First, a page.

Tag Archives: play

Grow up? Why?

I won’t grow up,

I don’t want to go to school.

Just to learn to be a parrot,

And recite a silly rule.

If growing up means

It would be beneath my dignity to climb a tree,

I’ll never grow up, never grow up, never grow up

Not me!

– From “Peter Pan” (Jule Styne/ Carolyn Leigh/Mark “Moose” Charlap)

Do we really have to grow up? Is it a good thing? What does it actually mean, to “grow up?”

If it means taking responsibility for everything, carrying everything on our shoulders, making sure we discipline ourselves to a schedule every day and “act like an adult” (whatever that means), then I think I’m with Peter.

Once we believe that everything comes down to us—our decisions, our actions, our behavior, etc.—we’ve already put ourselves into a tight little box. Boxes are dark inside, which means that the light can’t get in.

Remember when we were little kids? What did we do? We played. Yep, and it was serious business, too. But not the way we think of serious business as so-called adults. We were curious, eager, filled with wonder, ready to try something new, generally unafraid, and ready to have fun. But as time went by, all of that changed…

“You’re gown up now…it’s time to act your age! What are you going to do with the rest of your life?” If we didn’t have some kind of schedule worked out to the grave, then we were judged as irresponsible, immature, even lazy.

I ask you: Where’s the fun in that?

Recently I’ve had the eye-opening experience of becoming more like a little child, just trusting that my spiritual intuition will lead me rather than my human reasoning, and guess what? Not only am I a lot happier and more relaxed, I’m actually getting a lot more done—and having more fun doing it!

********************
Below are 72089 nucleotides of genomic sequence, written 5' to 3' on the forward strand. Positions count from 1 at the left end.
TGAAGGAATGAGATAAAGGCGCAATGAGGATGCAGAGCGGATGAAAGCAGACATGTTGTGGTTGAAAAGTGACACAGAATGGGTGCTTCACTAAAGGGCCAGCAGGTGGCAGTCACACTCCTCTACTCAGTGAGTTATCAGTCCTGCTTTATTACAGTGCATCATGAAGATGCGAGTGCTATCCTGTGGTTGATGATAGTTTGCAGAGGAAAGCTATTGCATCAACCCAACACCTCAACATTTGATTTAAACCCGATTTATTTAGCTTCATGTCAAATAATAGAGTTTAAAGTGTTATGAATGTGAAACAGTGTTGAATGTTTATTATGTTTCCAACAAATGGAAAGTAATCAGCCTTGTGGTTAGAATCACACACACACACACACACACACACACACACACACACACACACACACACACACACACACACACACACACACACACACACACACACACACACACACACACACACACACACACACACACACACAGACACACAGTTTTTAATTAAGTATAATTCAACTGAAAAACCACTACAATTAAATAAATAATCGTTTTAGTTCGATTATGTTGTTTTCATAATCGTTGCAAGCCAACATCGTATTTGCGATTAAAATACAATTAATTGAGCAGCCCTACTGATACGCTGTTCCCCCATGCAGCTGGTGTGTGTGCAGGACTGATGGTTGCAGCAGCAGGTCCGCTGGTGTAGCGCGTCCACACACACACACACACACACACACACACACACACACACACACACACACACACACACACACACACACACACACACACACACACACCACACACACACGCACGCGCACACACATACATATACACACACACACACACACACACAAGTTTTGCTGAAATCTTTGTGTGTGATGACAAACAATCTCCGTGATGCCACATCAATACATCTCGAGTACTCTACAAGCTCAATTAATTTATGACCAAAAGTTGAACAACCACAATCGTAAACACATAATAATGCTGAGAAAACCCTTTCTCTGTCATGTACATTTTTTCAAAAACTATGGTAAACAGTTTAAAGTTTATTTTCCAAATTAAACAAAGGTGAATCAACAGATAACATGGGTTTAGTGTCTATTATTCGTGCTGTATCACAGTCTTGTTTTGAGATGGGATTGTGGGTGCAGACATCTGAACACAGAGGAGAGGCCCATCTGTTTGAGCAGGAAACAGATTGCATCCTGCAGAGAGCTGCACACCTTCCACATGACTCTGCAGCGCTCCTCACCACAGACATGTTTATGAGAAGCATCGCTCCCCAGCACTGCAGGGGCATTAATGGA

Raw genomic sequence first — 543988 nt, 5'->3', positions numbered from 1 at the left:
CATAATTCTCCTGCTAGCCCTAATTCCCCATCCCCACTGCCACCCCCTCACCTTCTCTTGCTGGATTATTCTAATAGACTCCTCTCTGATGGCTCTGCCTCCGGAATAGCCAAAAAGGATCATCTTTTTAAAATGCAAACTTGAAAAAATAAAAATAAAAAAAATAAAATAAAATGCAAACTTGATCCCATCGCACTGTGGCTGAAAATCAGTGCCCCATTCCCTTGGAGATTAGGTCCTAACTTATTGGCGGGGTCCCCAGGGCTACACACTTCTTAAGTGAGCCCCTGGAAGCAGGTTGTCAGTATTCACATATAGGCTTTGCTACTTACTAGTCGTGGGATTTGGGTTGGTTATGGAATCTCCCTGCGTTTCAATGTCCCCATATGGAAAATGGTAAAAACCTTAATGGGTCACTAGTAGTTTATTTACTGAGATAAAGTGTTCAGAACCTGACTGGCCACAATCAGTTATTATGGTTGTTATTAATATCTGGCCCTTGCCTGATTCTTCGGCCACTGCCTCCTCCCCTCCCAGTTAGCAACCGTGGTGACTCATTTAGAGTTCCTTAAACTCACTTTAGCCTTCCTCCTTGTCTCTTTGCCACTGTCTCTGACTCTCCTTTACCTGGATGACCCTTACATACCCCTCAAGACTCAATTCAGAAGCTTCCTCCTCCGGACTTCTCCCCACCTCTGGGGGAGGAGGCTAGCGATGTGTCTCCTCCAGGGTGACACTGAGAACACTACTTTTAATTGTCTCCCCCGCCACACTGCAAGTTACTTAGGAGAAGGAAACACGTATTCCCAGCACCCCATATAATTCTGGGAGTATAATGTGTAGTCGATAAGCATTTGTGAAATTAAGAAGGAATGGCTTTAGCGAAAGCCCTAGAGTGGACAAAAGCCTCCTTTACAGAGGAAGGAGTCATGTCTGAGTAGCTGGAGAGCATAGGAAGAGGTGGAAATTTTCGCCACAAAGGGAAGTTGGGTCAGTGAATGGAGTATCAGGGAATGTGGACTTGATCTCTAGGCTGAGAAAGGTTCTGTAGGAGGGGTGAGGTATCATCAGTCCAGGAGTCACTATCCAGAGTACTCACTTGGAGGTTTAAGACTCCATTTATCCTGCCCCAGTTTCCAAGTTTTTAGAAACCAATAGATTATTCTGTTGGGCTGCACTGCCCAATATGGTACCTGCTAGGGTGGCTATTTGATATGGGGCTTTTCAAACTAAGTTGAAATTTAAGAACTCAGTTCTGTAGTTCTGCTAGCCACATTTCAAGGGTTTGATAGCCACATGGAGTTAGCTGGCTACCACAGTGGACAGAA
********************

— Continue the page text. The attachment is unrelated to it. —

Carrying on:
Filed under individuality, spiritual

Winter in Connecticut

Every now and then I remember what it was like growing up in Connecticut, and what the winters were like back then, in the late 40s and the 50s. I now have what could almost be described as an aversion to cold weather (even Rio winters seem cold to me!), so it’s hard to recall why I loved the winters in New England so much when I was a kid. But I’ll give it a shot…

I can remember playing out in the snow with my sister Bertie until our gloves and even our socks inside our boots were wet, soggy and freezing. Our yard had two hills, so we spent a lot of time sliding down them on sleds, wooden skis with single straps, or pieces of cardboard. We’d build snowmen, have snowball fights, and when the snow was really deep with a hard crust on top, we’d dig tunnels underneath and hide. Or we’d try to walk on top of the hard crust, even though we’d usually slip and slide around or one foot would break through the crust and we’d fall down on our fannies.

 And was there ever snow in Connecticut back in those days! All winter long there would be at least a foot of it covering our yard, and Pop would have to carve out a path with a snow shovel all the way from the house up to our barn, where the car was parked…poor Pop! But the two of us couldn’t wait to get outside in the snow to play. And when we knew it was time to go back inside, either because our socks and gloves were too wet, or because Ma was calling us to come in, we’d rush into the kitchen, peel off our outdoor clothes and hang them in the furnace room, and then warm ourselves by the Franklin stove in the living room with cups of hot cocoa.


Filed under my history